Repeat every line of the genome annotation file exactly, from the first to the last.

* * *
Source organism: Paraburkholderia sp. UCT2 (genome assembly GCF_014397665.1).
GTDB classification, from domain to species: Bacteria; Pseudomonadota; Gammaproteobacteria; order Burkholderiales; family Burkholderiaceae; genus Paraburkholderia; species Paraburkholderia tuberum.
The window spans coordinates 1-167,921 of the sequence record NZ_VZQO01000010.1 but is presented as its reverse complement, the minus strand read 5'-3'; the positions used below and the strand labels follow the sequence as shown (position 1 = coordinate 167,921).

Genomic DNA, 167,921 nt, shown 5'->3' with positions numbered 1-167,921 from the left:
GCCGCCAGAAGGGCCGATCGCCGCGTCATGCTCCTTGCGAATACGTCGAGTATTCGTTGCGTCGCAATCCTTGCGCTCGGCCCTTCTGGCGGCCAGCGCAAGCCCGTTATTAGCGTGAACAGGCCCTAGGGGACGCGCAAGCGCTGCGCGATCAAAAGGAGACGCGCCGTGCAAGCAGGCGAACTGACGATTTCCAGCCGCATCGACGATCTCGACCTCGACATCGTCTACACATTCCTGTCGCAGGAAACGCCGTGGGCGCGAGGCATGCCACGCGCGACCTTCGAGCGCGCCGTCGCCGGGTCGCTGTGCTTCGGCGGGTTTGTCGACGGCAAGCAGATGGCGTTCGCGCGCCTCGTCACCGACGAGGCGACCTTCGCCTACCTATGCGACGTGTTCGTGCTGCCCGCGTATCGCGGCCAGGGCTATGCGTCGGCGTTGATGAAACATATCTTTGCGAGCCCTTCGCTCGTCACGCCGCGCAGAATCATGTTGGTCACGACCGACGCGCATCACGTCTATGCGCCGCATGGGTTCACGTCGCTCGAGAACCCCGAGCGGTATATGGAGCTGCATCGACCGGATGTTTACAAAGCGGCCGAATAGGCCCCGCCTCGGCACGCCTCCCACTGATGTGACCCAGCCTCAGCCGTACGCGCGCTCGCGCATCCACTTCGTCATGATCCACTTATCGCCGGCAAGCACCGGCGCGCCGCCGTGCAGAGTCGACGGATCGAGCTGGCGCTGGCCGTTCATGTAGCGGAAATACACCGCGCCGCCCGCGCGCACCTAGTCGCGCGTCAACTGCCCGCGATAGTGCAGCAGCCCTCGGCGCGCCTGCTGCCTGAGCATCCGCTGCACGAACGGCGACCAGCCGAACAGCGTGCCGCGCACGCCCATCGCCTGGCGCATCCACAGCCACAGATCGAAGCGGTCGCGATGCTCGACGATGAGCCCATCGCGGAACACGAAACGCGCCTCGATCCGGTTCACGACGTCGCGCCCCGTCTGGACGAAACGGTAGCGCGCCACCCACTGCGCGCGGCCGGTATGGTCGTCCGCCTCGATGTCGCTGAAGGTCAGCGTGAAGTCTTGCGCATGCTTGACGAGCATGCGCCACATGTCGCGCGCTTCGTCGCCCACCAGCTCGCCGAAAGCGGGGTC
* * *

Source organism: Paraburkholderia sp. UCT2 (genome assembly GCF_014397665.1).
GTDB classification, from domain to species: Bacteria; Pseudomonadota; Gammaproteobacteria; order Burkholderiales; family Burkholderiaceae; genus Paraburkholderia; species Paraburkholderia tuberum.
The window spans coordinates 1-167,921 of the sequence record NZ_VZQO01000010.1 but is presented as its reverse complement, the minus strand read 5'-3'; the positions used below and the strand labels follow the sequence as shown (position 1 = coordinate 167,921).

Genomic DNA, 167,921 nt, shown 5'->3' with positions numbered 1-167,921 from the left:
GCCGCCAGAAGGGCCGATCGCCGCGTCATGCTCCTTGCGAATACGTCGAGTATTCGTTGCGTCGCAATCCTTGCGCTCGGCCCTTCTGGCGGCCAGCGCAAGCCCGTTATTAGCGTGAACAGGCCCTAGGGGACGCGCAAGCGCTGCGCGATCAAAAGGAGACGCGCCGTGCAAGCAGGCGAACTGACGATTTCCAGCCGCATCGACGATCTCGACCTCGACATCGTCTACACATTCCTGTCGCAGGAAACGCCGTGGGCGCGAGGCATGCCACGCGCGACCTTCGAGCGCGCCGTCGCCGGGTCGCTGTGCTTCGGCGGGTTTGTCGACGGCAAGCAGATGGCGTTCGCGCGCCTCGTCACCGACGAGGCGACCTTCGCCTACCTATGCGACGTGTTCGTGCTGCCCGCGTATCGCGGCCAGGGCTATGCGTCGGCGTTGATGAAACATATCTTTGCGAGCCCTTCGCTCGTCACGCCGCGCAGAATCATGTTGGTCACGACCGACGCGCATCACGTCTATGCGCCGCATGGGTTCACGTCGCTCGAGAACCCCGAGCGGTATATGGAGCTGCATCGACCGGATGTTTACAAAGCGGCCGAATAGGCCCCGCCTCGGCACGCCTCCCACTGATGTGACCCAGCCTCAGCCGTACGCGCGCTCGCGCATCCACTTCGTCATGATCCACTTATCGCCGGCAAGCACCGGCGCGCCGCCGTGCAGAGTCGACGGATCGAGCTGGCGCTGGCCGTTCATGTAGCGGAAATACACCGCGCCGCCCGCGCGCACCTAGTCGCGCGTCAACTGCCCGCGATAGTGCAGCAGCCCTCGGCGCGCCTGCTGCCTGAGCATCCGCTGCACGAACGGCGACCAGCCGAACAGCGTGCCGCGCACGCCCATCGCCTGGCGCATCCACAGCCACAGATCGAAGCGGTCGCGATGCTCGACGATGAGCCCATCGCGGAACACGAAACGCGCCTCGATCCGGTTCACGACGTCGCGCCCCGTCTGGACGAAACGGTAGCGCGCCACCCACTGCGCGCGGCCGGTATGGTCGTCCGCCTCGATGTCGCTGAAGGTCAGCGTGAAGTCTTGCGCATGCTTGACGAGCATGCGCCACATGTCGCGCGCTTCGTCGCCCACCAGCTCGCCGAAAGCGGGGTC